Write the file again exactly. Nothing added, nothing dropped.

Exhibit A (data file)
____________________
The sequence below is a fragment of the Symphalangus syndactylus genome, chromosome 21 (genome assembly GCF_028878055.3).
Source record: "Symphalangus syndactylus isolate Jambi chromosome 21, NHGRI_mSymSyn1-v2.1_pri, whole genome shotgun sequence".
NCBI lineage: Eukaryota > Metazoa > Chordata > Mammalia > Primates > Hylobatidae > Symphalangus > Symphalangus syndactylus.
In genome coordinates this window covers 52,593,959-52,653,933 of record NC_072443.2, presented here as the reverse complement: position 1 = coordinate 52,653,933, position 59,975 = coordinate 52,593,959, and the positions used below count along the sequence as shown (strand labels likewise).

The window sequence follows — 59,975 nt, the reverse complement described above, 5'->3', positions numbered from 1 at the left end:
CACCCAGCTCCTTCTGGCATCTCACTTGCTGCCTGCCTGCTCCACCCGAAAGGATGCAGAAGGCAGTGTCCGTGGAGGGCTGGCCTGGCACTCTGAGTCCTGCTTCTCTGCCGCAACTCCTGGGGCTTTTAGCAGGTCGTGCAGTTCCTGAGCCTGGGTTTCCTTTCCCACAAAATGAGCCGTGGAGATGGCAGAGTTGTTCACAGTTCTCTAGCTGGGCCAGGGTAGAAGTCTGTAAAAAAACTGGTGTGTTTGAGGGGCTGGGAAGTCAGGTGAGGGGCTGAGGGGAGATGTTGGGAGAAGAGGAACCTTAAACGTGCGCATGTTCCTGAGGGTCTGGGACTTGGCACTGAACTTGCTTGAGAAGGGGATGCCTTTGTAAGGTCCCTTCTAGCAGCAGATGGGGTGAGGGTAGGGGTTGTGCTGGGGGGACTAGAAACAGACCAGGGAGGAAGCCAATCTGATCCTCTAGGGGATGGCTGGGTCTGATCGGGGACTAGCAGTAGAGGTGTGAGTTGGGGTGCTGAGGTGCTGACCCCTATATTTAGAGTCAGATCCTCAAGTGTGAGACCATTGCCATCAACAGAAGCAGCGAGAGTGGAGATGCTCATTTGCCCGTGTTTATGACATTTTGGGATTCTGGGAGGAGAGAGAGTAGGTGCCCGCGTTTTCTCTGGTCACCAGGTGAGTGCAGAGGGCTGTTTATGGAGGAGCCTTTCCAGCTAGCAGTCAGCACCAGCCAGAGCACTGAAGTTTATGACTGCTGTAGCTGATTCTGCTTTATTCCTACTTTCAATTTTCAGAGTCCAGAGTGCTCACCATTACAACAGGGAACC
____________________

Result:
The sequence below is a fragment of the Symphalangus syndactylus genome, chromosome 21 (genome assembly GCF_028878055.3).
Source record: "Symphalangus syndactylus isolate Jambi chromosome 21, NHGRI_mSymSyn1-v2.1_pri, whole genome shotgun sequence".
NCBI lineage: Eukaryota > Metazoa > Chordata > Mammalia > Primates > Hylobatidae > Symphalangus > Symphalangus syndactylus.
In genome coordinates this window covers 52,593,959-52,653,933 of record NC_072443.2, presented here as the reverse complement: position 1 = coordinate 52,653,933, position 59,975 = coordinate 52,593,959, and the positions used below count along the sequence as shown (strand labels likewise).

The window sequence follows — 59,975 nt, the reverse complement described above, 5'->3', positions numbered from 1 at the left end:
CACCCAGCTCCTTCTGGCATCTCACTTGCTGCCTGCCTGCTCCACCCGAAAGGATGCAGAAGGCAGTGTCCGTGGAGGGCTGGCCTGGCACTCTGAGTCCTGCTTCTCTGCCGCAACTCCTGGGGCTTTTAGCAGGTCGTGCAGTTCCTGAGCCTGGGTTTCCTTTCCCACAAAATGAGCCGTGGAGATGGCAGAGTTGTTCACAGTTCTCTAGCTGGGCCAGGGTAGAAGTCTGTAAAAAAACTGGTGTGTTTGAGGGGCTGGGAAGTCAGGTGAGGGGCTGAGGGGAGATGTTGGGAGAAGAGGAACCTTAAACGTGCGCATGTTCCTGAGGGTCTGGGACTTGGCACTGAACTTGCTTGAGAAGGGGATGCCTTTGTAAGGTCCCTTCTAGCAGCAGATGGGGTGAGGGTAGGGGTTGTGCTGGGGGGACTAGAAACAGACCAGGGAGGAAGCCAATCTGATCCTCTAGGGGATGGCTGGGTCTGATCGGGGACTAGCAGTAGAGGTGTGAGTTGGGGTGCTGAGGTGCTGACCCCTATATTTAGAGTCAGATCCTCAAGTGTGAGACCATTGCCATCAACAGAAGCAGCGAGAGTGGAGATGCTCATTTGCCCGTGTTTATGACATTTTGGGATTCTGGGAGGAGAGAGAGTAGGTGCCCGCGTTTTCTCTGGTCACCAGGTGAGTGCAGAGGGCTGTTTATGGAGGAGCCTTTCCAGCTAGCAGTCAGCACCAGCCAGAGCACTGAAGTTTATGACTGCTGTAGCTGATTCTGCTTTATTCCTACTTTCAATTTTCAGAGTCCAGAGTGCTCACCATTACAACAGGGAACC